RACHEL MARTIN, HOST:
All right. When you go to the doctor for routine care, often, the physician or the nurse will ask other questions, right? Do you have guns at home, is one of them, or, have you been feeling depressed? There's a new question that hunger advocates have been pushing. Do you have enough food? Since the answer is so often, not really, clinics and hospitals have started stocking their own food pantries. Blake Farmer of member station WPLN in Nashville reports.
BLAKE FARMER, BYLINE: LaShika Taylor is the administrative assistant at Connectus Health, a federally funded clinic in Nashville, and this month, the back of her office transformed into a community cupboard.
LASHIKA TAYLOR: Peanut butter, greens, oatmeal...
FARMER: Taylor now doubles as pantry manager. It's mostly non-perishables at the moment. Clinic co-director Suzanne Hurley says it's not that patients are starving. It's that they may have a lot of food one day and none the next. That's no way to manage a disease like diabetes.
SUZANNE HURLEY: I can prescribe medications all day, but if they can't do the other piece - which is a decent diet, you know, just knowing that they're not going to have to miss meals and things like that - because medications have to be managed around all of those things.
FARMER: Food insecurity, as it's known, has become a particular concern among seniors. The anti-hunger group Feeding America found more than 5 million older Americans don't have enough food to lead a healthy life, a figure that has doubled in the last two decades. And in response, food banks are increasingly meeting seniors where they get their health care. Hospitals from Utah to Massachusetts are sending patients home with food. At Nashville General Hospital, Trudy Hoffman receives monthly infusions and now groceries.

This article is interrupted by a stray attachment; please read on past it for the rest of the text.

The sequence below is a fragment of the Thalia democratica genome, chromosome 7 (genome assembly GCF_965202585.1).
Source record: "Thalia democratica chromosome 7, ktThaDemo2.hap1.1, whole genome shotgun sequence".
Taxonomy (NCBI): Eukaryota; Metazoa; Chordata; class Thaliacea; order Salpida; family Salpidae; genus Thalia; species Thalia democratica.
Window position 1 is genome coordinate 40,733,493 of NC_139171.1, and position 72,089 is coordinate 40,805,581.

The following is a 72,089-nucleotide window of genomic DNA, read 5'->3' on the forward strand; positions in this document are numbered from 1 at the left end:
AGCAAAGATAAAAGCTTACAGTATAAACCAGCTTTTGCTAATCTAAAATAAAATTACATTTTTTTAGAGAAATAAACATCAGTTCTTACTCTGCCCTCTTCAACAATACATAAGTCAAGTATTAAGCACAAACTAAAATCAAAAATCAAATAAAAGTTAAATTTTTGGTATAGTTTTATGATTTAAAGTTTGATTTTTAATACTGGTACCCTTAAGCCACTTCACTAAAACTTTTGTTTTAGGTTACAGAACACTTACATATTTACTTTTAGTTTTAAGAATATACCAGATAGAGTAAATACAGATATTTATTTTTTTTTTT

TRUDY HOFFMAN: They just asked me did I want a bag of food carry home one day, and I said, yeah.
FARMER: The public hospital calls its pantry a food pharmacy because cancer patients might pick up high-calorie superfoods to keep their weight up. Hypertension patients choose from shelves with low-sodium staples. Vernon Rose, who oversees the hospital's charitable foundation, says no one is surprised to see dozens of patients using the pantry each day.
VERNON ROSE: Because when you're in a place like ours where 40% of the folks can't even afford their health care, you can imagine the choice they're making about food, pharmaceuticals. I need to get to work. I got to pay for this bus ticket at the expense of something else.
FARMER: These pantries operate mostly with private grant funding, so Rose says the biggest challenge now is keeping them fully stocked with important but more expensive items like fresh produce. For NPR News, I'm Blake Farmer in Nashville.
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